Part 6 — ‘King of the Osage’ finally falls
(Editor’s Note: What follows is a portion of the book, “Oil in the Osage,” originally published in 1996 by the Pawhuska Journal-Capital. Much of the book’s content was produced by writer Libby Meyer. However, the section examining the infamous Osage Reign of Terror was taken in part from a 1972 article by Bill Burchardt. As a tribute to that book and the rich story it told, the newspaper is serializing the content over a period of seven weeks.)
The Osage Reign of Terror, continued
Henry Roan, Osage, was found in his car, dead and frozen, on February 6, 1923. The car had been abandoned in a lonely Osage range pasture. It was never determined how long he had been dead. He had been murdered, a .45 caliber bullet through his head. W.K. Hale had a $25,000 insurance policy on Roan’s life.
Bureau of Investigation agents were not blind to the fact that Mollie Burkhart, Ernest’s Osage wife, had inherited the fortune of her mother and two sisters. The problem was to find a crime in which the federal government had jurisdiction. The Roan killing solved that. Henry Roan was murdered on government restricted land. W.K. Hale and John Ramsey were charged with Roan’s murder.
The State of Oklahoma followed suit, charging Ernest Burkhart as the conspirator who had arranged the nitroglycerin explosion which killed W.E. and Rita Smith and their housekeeper.
It soon became apparent that because of Hale’s vast wealth and influence, it would be virtually impossible to convict these men of these crimes, which they were charged. Witnesses were intimidated. They would simply disappear, perhaps to turn up later in Mexico, or not at all.
The trial resulted in a hung jury, which failed to reach a verdict after fifty hours of deliberation. There were charges of perjury. Rumors reported that the jurors had been bribed.
Two months after the hung jury failed to reach a verdict in the federal court in Guthrie, W.K. Hale and John Ramsey were again brought to trial, in federal court in Guthrie, Oklahoma. Blackie Thompson, one of the anachronistic outlaws serving a life term in the state prison, was released under immunity to testify that Hale had offered him $1,000 and a new Buick to blow up the Smith home.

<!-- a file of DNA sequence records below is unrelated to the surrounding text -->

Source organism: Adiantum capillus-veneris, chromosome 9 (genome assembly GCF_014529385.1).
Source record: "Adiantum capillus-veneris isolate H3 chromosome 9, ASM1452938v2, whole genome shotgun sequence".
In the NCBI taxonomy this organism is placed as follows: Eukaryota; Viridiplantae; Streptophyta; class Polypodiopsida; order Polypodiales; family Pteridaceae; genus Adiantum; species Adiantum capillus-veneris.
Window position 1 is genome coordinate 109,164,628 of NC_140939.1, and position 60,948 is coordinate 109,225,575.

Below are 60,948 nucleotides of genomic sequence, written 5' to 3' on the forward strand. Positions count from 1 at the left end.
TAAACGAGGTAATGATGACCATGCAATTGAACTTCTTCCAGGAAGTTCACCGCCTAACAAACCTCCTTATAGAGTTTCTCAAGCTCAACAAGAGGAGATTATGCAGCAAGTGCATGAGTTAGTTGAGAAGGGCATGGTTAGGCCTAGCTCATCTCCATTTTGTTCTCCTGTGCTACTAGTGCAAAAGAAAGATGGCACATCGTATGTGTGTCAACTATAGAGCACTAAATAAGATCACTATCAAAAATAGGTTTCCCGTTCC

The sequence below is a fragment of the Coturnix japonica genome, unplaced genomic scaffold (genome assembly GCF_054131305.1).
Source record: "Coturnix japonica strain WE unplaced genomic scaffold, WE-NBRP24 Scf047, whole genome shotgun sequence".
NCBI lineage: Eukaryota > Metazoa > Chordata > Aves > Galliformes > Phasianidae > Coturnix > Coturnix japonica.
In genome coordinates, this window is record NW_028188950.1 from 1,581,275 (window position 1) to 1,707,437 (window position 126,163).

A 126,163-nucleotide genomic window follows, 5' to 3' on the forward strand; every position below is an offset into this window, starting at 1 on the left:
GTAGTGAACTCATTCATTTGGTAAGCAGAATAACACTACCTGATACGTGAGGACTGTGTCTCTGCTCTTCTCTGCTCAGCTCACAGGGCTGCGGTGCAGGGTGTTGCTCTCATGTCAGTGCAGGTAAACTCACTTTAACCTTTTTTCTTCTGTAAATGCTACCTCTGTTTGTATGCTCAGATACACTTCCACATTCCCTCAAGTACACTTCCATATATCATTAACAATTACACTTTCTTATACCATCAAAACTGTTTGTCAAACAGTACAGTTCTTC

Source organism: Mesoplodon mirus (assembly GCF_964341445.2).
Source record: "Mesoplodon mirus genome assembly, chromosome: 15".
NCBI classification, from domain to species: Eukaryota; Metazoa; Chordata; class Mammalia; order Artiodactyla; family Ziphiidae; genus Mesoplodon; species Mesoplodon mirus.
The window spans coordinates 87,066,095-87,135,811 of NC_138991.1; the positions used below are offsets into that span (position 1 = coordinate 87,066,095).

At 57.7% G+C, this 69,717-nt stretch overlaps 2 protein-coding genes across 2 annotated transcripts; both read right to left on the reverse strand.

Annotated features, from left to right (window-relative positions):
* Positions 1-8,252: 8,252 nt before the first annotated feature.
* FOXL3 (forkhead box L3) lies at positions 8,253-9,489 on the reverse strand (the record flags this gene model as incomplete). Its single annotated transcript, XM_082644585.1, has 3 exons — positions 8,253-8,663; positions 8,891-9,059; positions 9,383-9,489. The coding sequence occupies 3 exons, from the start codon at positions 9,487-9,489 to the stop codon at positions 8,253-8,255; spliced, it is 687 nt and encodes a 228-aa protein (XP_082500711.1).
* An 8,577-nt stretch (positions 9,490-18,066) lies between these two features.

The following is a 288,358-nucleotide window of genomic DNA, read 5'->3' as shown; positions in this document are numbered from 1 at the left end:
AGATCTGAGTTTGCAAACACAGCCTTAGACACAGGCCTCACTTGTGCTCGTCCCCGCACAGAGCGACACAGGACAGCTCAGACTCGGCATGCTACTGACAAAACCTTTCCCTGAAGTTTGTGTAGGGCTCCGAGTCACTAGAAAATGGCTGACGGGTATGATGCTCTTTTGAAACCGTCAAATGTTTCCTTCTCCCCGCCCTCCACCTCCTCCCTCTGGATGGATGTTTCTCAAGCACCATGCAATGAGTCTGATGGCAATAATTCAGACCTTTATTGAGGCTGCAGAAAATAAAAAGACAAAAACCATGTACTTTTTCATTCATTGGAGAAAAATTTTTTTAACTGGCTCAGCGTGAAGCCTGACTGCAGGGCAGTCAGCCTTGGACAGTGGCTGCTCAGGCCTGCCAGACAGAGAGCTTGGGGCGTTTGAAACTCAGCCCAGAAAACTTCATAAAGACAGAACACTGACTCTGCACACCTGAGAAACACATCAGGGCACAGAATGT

Thompson had refused. Ernest Burkhart finally confessed that he was the “go-between” who had actually secured the Smiths’ killer. Acting on instructions from Hale, Ernest had approached John Ramsey. He talked with the “Kingpin of the Bootleggers,” Henry Grammer.
He made the offer to another outlaw, Curly Johnson. He had tried to hire train and bank robber, Al Spencer. All refused. Finally, he made a deal with one Ace Kirby. For $3,000, Ace had nitroglycerined into eternity W.E. and Rita Smith and their housekeeper. Ace Kirby could not be prosecuted. He had been cut in half by a storekeeper’s shotgun blast during an attempted robbery some months earlier.
Ernest testified that Hale had hired Ramsey to kill Henry Roan. Ramsey’s price: $500 and a new Ford.
The “King of the Osage,” W.K. Hale, took the stand and denied everything. He had been in Fort Worth attending the Fat Stock Show when the Smith home was blown up. He insisted that he had no reason to want Roan killed. But the jury’s verdict this time was “guilty.”
Hale, Ramsey and Burkhart were sentenced to life imprisonment. Hale appealed. He was re-tried in 1929, and again found guilty. Ramsey appealed and was re-tried. At his last trial, Ramsey told an interesting new story, claiming that Curly Johnson had killed Henry Roan.
Mollie Burkhart had, in fact, been Roan’s wife before she married Burkhart. If she had divorced Burkhart and remarried Roan, Ernest Burkhart would have lost the wealth Mollie had inherited from her mother and murdered sisters. Ramsey’s new defense failed to convince the jury. He was again found guilty.
At least twenty Osage murders were never officially solved. But with Hale, Ramsey and Burkart in prison, killing in the Osage came to an abrupt halt. The “Osage Reign of Terror” was over.
Next week: Depression Ends the Boom Days, The Oil Industry Matures, Oil Embargo Brings Boost in Oil Prices, The Future of Oil in the Osage.